No matter how rose-colored one’s glasses might be, one cannot conclude that the portrait the Bible paints regarding these last days is cheerful, optimistic, or carefree. Whether the words of Jesus, Paul, or John on the isle of Patmos, we are repeatedly told what to expect and what the world will look like on the eve of Christ’s return.
As we read the warnings contained within the pages of Scripture, some might conclude that, for the most part, the things the Bible warns about have been a part of the lexicon of human misery since the beginning of creation itself. There have always been earthquakes, there have always been wars, and there has always been some sort of pestilence in some part of the world, so being told they will take place during the last days seems obvious. It’s by no means revelatory, is it?
That Jesus would take the time to warn of these things ought to give us reason to ponder the more profound implications thereof, but who’s got time for pondering things nowadays? We’re on the fast track to nowhere and too busy doing nothing to concern ourselves with the things Jesus said. This is the instant generation; raised on jet fuel and unrealistic expectations.
None of it matters anyway since we’re not even going to be here. Sure the pre-thanksgiving rapture theory was a bust, but there’s always Christmas, New Year, International Women’s Day, and maybe even International Pretzel Day to shoot for. If it didn’t happen today, there’s always tomorrow to look forward to, just as long as we don’t have to face the reality that we’re all still here and it’s getting a wee bit hot in the kitchen.
If something Jesus said would be a harbinger of His return was already happening during His time, the only conclusion we can draw is that those things would increase in frequency and intensity. Sure, there have always been wars, earthquakes, famines, and pestilences, but their frequency will increase the closer we get to His return, as will their intensity.
Jesus wasn’t guessing at what the last days would look like; He knew exactly what they would look like and forewarned us so we would tamper our expectations of ruling the nations with a rod of iron or getting that long-awaited wealth transfer from the wicked to the righteous. It’s not a purely American problem, either. Even Romanians have gotten in on the game. Okay, technically, Romanian Americans, but a guest speaker at a sizeable Romanian church in Chicago encouraged the congregation to buy Shiba Inu crypto coins before they cut off his mic.
It would have been funny if it wasn’t so off-putting because he didn’t pronounce Shiba coin correctly.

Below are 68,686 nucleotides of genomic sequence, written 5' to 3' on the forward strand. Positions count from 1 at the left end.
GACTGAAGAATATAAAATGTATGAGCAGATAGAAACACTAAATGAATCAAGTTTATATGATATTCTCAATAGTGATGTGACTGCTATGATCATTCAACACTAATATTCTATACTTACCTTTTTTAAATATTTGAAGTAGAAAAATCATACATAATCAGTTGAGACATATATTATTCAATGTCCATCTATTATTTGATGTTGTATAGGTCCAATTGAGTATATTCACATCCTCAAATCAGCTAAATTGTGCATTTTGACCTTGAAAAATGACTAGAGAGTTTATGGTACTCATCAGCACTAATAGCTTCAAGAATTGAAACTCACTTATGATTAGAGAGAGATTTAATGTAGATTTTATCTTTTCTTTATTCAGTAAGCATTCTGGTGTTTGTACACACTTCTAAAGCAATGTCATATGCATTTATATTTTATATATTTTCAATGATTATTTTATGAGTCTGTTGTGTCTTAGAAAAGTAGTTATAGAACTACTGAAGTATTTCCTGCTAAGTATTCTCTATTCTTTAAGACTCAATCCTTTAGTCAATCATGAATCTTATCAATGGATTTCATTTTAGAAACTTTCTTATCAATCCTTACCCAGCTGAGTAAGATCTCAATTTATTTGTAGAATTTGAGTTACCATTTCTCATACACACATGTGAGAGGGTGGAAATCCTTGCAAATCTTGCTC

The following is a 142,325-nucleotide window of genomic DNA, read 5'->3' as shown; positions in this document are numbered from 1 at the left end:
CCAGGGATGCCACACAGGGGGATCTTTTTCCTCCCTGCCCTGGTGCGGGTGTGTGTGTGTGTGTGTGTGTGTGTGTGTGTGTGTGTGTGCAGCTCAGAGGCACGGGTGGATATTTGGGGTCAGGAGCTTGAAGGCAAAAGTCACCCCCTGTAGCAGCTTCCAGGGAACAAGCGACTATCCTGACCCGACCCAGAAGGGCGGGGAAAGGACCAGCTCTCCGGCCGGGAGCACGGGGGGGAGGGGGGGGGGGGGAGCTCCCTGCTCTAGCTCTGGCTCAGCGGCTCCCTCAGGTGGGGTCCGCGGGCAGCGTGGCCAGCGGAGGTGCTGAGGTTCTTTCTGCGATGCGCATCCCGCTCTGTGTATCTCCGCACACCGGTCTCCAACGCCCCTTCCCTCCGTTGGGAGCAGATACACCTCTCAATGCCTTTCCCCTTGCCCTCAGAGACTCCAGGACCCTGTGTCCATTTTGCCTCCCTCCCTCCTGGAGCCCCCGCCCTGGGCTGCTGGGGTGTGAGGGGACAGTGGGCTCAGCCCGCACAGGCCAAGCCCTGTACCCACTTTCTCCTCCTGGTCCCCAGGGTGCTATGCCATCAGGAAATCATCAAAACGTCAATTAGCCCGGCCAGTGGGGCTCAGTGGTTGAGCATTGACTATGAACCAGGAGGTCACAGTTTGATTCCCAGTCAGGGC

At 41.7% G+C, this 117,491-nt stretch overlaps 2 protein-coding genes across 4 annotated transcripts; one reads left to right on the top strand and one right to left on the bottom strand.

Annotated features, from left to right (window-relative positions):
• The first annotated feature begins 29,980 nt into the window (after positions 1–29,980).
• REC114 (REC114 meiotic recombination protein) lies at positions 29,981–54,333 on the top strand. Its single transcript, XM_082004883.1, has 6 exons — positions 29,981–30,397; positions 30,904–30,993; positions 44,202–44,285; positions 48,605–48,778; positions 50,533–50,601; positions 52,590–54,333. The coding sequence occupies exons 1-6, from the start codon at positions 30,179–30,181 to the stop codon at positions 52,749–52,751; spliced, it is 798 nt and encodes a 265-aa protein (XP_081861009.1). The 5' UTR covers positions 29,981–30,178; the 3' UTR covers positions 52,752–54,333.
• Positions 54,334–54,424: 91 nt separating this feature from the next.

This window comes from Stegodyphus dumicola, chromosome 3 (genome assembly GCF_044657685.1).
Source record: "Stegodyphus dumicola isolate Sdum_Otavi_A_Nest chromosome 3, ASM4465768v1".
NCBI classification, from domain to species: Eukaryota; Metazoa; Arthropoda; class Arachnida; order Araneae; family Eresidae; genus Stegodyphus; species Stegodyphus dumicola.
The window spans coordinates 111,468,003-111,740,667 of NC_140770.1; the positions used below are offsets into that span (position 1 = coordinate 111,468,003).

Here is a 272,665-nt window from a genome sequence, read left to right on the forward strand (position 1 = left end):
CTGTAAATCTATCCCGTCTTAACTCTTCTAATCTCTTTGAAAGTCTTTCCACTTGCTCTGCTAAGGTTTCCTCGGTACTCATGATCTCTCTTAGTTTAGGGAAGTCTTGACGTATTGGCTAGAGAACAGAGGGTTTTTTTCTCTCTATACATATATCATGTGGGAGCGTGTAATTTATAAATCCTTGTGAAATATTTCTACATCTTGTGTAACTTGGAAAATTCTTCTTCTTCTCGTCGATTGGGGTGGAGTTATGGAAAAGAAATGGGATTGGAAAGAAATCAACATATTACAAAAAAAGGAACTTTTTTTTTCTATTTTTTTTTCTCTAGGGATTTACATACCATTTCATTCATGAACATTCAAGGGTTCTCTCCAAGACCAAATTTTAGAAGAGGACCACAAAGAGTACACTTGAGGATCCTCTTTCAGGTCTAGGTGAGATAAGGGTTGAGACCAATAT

I want to believe it as much as the next guy, but the whole thing about the sinner’s wealth being laid up for the righteous is a proverb, not an end-times prophecy. It is found in the same proverb as sparing the rod spoils the child, and hope deferred makes the heart sick.
I get that we live in a clickbait culture, and we’ll butcher a scripture passage ten ways from Sunday until we get it to say what we want, but trying to make the Bible say something it doesn’t isn’t worth it for the momentary endorphin rush.
So why do I keep harping on this? Because Jesus also said something that hasn’t been happening since the begging of time, that has nothing to do with the violent ways of men, the natural cycles of pandemics, or the ever-present earthquakes in various places.
Matthew 24:10 says, “And then many will be offended, will betray one another, and will hate one another.”
If you knew how many hours I’ve spent looking at this one verse from every conceivable angle, you would think me either mad or a genius.
What we know by reading the text is the following: the offense will be widespread, it will be so deeply felt that it will lead to betrayal, and the rift it will cause will be such that men will come to hate each other.
Here’s a hypothetical for you: A solid 75% of the world’s 2.2 billion Christians believe that they will either be gone before the things the Bible says comes to pass or they stand to get their grubby hands on the wealth of the wicked. Everything the Bible says will happen begins to happen, they’re still here, with no wealth transfer in sight, but rather religious persecution on a grand scale breaks out globally.
If you believed what they believe and the opposite happened, wouldn’t you be offended? If you believed what they believe because your pastor, elder, deacon, bishop, or pink-haired prophetess told you it would be so, then suddenly you were faced with torture and death, wouldn’t betrayal be a viable option? Wouldn’t you hate the people that lulled you to sleep and insisted that cotton candy clouds and chubby cherubs playing harps were just a love offering away?
With love in Christ,
Michael Boldea, Jr.
I've always said, those who believe they will be raptured out before the mark is a requisite for living, had better be right. Nowadays, given all the push back from those who staunchly believe and defend the false doctrine of Rapture before tribulation, I have to believe there will be quite a few who will reject Christianity for 'failing' them.
I know you are frustrated. I feel your pain. I know you also feel the door is closing and you want to reach as many as possible before it is too late. I'm hanging on by a thread, constantly arguing with myself - why bother, they aren't going to hear. But then I argue back, what is the downside to saying what needs to be said until the door is fully shut. Even if just one wakes up and slips through.
A few years ago I put my thoughts in a small book - Where Is Wisdom? - made it into a pdf download. I have no idea if it might ring a bell with someone. I can't see a downside to making it available.
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